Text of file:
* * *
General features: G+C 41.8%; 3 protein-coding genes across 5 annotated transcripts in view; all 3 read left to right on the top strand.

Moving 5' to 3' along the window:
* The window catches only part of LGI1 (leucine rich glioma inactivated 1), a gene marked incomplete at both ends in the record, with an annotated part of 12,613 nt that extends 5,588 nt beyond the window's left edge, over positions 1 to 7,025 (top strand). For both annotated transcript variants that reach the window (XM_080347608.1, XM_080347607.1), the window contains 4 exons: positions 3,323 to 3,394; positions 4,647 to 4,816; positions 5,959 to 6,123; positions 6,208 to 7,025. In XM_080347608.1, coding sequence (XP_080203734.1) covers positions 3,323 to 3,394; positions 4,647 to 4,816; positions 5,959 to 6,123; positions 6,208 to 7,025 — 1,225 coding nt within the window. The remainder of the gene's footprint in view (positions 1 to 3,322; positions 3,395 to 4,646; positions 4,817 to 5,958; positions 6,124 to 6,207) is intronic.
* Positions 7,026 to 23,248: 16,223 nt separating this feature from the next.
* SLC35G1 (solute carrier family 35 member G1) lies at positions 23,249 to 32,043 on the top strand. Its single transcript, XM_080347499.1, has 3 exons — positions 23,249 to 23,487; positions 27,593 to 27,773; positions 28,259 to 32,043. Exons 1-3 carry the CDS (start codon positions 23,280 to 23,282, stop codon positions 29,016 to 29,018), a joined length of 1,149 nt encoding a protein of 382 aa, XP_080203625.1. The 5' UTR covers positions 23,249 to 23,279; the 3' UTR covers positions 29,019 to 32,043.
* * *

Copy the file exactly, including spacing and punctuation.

General features: G+C 41.8%; 3 protein-coding genes across 5 annotated transcripts in view; all 3 read left to right on the top strand.

Moving 5' to 3' along the window:
* The window catches only part of LGI1 (leucine rich glioma inactivated 1), a gene marked incomplete at both ends in the record, with an annotated part of 12,613 nt that extends 5,588 nt beyond the window's left edge, over positions 1 to 7,025 (top strand). For both annotated transcript variants that reach the window (XM_080347608.1, XM_080347607.1), the window contains 4 exons: positions 3,323 to 3,394; positions 4,647 to 4,816; positions 5,959 to 6,123; positions 6,208 to 7,025. In XM_080347608.1, coding sequence (XP_080203734.1) covers positions 3,323 to 3,394; positions 4,647 to 4,816; positions 5,959 to 6,123; positions 6,208 to 7,025 — 1,225 coding nt within the window. The remainder of the gene's footprint in view (positions 1 to 3,322; positions 3,395 to 4,646; positions 4,817 to 5,958; positions 6,124 to 6,207) is intronic.
* Positions 7,026 to 23,248: 16,223 nt separating this feature from the next.
* SLC35G1 (solute carrier family 35 member G1) lies at positions 23,249 to 32,043 on the top strand. Its single transcript, XM_080347499.1, has 3 exons — positions 23,249 to 23,487; positions 27,593 to 27,773; positions 28,259 to 32,043. Exons 1-3 carry the CDS (start codon positions 23,280 to 23,282, stop codon positions 29,016 to 29,018), a joined length of 1,149 nt encoding a protein of 382 aa, XP_080203625.1. The 5' UTR covers positions 23,249 to 23,279; the 3' UTR covers positions 29,019 to 32,043.